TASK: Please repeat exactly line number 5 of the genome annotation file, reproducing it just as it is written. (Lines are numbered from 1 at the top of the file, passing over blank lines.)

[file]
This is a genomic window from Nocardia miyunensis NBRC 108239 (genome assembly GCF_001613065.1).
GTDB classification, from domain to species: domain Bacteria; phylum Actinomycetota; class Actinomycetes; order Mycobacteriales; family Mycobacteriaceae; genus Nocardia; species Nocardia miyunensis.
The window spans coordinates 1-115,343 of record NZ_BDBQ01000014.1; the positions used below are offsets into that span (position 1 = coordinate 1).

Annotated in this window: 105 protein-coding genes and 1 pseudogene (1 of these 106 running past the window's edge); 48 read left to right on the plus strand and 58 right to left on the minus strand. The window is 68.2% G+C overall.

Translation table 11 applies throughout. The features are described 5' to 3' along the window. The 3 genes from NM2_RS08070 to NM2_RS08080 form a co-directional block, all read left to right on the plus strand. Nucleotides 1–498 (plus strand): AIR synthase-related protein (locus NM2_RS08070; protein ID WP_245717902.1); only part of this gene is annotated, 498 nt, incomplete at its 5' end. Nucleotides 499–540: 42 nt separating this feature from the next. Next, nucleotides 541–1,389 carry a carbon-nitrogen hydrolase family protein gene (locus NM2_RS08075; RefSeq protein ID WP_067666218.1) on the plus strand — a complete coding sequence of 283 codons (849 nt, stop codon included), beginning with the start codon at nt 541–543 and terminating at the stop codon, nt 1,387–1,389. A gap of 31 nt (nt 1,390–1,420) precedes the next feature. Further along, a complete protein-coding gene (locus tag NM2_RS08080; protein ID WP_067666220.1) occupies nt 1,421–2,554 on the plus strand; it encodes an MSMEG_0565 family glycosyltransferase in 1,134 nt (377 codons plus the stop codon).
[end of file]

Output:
Translation table 11 applies throughout. The features are described 5' to 3' along the window. The 3 genes from NM2_RS08070 to NM2_RS08080 form a co-directional block, all read left to right on the plus strand. Nucleotides 1–498 (plus strand): AIR synthase-related protein (locus NM2_RS08070; protein ID WP_245717902.1); only part of this gene is annotated, 498 nt, incomplete at its 5' end. Nucleotides 499–540: 42 nt separating this feature from the next. Next, nucleotides 541–1,389 carry a carbon-nitrogen hydrolase family protein gene (locus NM2_RS08075; RefSeq protein ID WP_067666218.1) on the plus strand — a complete coding sequence of 283 codons (849 nt, stop codon included), beginning with the start codon at nt 541–543 and terminating at the stop codon, nt 1,387–1,389. A gap of 31 nt (nt 1,390–1,420) precedes the next feature. Further along, a complete protein-coding gene (locus tag NM2_RS08080; protein ID WP_067666220.1) occupies nt 1,421–2,554 on the plus strand; it encodes an MSMEG_0565 family glycosyltransferase in 1,134 nt (377 codons plus the stop codon).